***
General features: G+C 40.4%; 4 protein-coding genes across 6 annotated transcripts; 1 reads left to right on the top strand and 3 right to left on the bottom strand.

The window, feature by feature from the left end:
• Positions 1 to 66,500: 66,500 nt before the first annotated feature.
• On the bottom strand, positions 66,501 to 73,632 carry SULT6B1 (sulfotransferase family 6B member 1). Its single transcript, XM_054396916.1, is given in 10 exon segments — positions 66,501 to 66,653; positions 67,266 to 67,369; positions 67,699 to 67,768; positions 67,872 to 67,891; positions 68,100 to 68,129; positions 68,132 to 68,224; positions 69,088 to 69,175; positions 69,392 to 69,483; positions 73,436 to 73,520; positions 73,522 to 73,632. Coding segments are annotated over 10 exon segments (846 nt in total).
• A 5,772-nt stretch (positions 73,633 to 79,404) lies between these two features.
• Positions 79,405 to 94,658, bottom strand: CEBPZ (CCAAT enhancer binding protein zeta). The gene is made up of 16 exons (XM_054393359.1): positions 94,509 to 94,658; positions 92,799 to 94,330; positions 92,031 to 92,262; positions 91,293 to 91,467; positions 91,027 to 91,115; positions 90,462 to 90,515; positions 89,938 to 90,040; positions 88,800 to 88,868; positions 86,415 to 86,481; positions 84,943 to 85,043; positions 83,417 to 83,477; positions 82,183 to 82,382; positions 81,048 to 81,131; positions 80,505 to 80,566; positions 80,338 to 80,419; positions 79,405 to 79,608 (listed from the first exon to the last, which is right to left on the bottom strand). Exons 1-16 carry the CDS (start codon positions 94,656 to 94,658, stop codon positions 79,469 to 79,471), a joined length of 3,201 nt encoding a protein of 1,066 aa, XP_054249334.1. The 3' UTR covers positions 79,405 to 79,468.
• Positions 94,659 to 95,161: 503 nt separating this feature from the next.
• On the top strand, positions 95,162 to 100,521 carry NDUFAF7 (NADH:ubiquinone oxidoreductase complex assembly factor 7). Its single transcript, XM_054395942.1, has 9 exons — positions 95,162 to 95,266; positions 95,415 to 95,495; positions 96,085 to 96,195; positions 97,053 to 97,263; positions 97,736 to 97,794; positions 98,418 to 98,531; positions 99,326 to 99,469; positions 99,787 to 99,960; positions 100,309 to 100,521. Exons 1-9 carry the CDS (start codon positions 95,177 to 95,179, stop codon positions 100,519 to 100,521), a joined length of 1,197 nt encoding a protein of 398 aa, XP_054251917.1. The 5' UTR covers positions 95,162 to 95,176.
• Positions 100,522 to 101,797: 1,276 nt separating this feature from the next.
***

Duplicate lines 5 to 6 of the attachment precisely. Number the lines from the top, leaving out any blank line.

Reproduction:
• A 5,772-nt stretch (positions 73,633 to 79,404) lies between these two features.
• Positions 79,405 to 94,658, bottom strand: CEBPZ (CCAAT enhancer binding protein zeta). The gene is made up of 16 exons (XM_054393359.1): positions 94,509 to 94,658; positions 92,799 to 94,330; positions 92,031 to 92,262; positions 91,293 to 91,467; positions 91,027 to 91,115; positions 90,462 to 90,515; positions 89,938 to 90,040; positions 88,800 to 88,868; positions 86,415 to 86,481; positions 84,943 to 85,043; positions 83,417 to 83,477; positions 82,183 to 82,382; positions 81,048 to 81,131; positions 80,505 to 80,566; positions 80,338 to 80,419; positions 79,405 to 79,608 (listed from the first exon to the last, which is right to left on the bottom strand). Exons 1-16 carry the CDS (start codon positions 94,656 to 94,658, stop codon positions 79,469 to 79,471), a joined length of 3,201 nt encoding a protein of 1,066 aa, XP_054249334.1. The 3' UTR covers positions 79,405 to 79,468.